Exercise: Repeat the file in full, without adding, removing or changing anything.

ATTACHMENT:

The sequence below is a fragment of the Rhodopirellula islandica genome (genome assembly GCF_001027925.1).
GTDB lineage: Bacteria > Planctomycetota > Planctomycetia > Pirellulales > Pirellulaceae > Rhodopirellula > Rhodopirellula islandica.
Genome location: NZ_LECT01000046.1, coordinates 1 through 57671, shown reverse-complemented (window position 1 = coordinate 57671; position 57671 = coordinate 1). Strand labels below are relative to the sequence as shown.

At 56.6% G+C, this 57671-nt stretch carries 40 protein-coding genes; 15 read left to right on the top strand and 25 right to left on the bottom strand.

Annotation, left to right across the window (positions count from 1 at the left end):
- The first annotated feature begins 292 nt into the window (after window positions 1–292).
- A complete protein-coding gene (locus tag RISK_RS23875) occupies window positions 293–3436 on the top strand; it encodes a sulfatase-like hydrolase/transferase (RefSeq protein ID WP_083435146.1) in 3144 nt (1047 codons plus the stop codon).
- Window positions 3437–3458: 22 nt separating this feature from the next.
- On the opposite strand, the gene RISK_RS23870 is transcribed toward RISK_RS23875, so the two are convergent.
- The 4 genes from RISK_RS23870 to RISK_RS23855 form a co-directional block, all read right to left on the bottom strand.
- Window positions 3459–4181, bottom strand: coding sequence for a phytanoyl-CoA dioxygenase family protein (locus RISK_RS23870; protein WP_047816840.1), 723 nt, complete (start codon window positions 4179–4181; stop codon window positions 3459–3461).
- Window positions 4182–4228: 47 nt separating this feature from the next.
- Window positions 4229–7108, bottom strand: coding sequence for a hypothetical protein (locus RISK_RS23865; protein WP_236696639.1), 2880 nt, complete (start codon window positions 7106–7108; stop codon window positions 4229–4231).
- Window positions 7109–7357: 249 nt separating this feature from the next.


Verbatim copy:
The sequence below is a fragment of the Rhodopirellula islandica genome (genome assembly GCF_001027925.1).
GTDB lineage: Bacteria > Planctomycetota > Planctomycetia > Pirellulales > Pirellulaceae > Rhodopirellula > Rhodopirellula islandica.
Genome location: NZ_LECT01000046.1, coordinates 1 through 57671, shown reverse-complemented (window position 1 = coordinate 57671; position 57671 = coordinate 1). Strand labels below are relative to the sequence as shown.

At 56.6% G+C, this 57671-nt stretch carries 40 protein-coding genes; 15 read left to right on the top strand and 25 right to left on the bottom strand.

Annotation, left to right across the window (positions count from 1 at the left end):
- The first annotated feature begins 292 nt into the window (after window positions 1–292).
- A complete protein-coding gene (locus tag RISK_RS23875) occupies window positions 293–3436 on the top strand; it encodes a sulfatase-like hydrolase/transferase (RefSeq protein ID WP_083435146.1) in 3144 nt (1047 codons plus the stop codon).
- Window positions 3437–3458: 22 nt separating this feature from the next.
- On the opposite strand, the gene RISK_RS23870 is transcribed toward RISK_RS23875, so the two are convergent.
- The 4 genes from RISK_RS23870 to RISK_RS23855 form a co-directional block, all read right to left on the bottom strand.
- Window positions 3459–4181, bottom strand: coding sequence for a phytanoyl-CoA dioxygenase family protein (locus RISK_RS23870; protein WP_047816840.1), 723 nt, complete (start codon window positions 4179–4181; stop codon window positions 3459–3461).
- Window positions 4182–4228: 47 nt separating this feature from the next.
- Window positions 4229–7108, bottom strand: coding sequence for a hypothetical protein (locus RISK_RS23865; protein WP_236696639.1), 2880 nt, complete (start codon window positions 7106–7108; stop codon window positions 4229–4231).
- Window positions 7109–7357: 249 nt separating this feature from the next.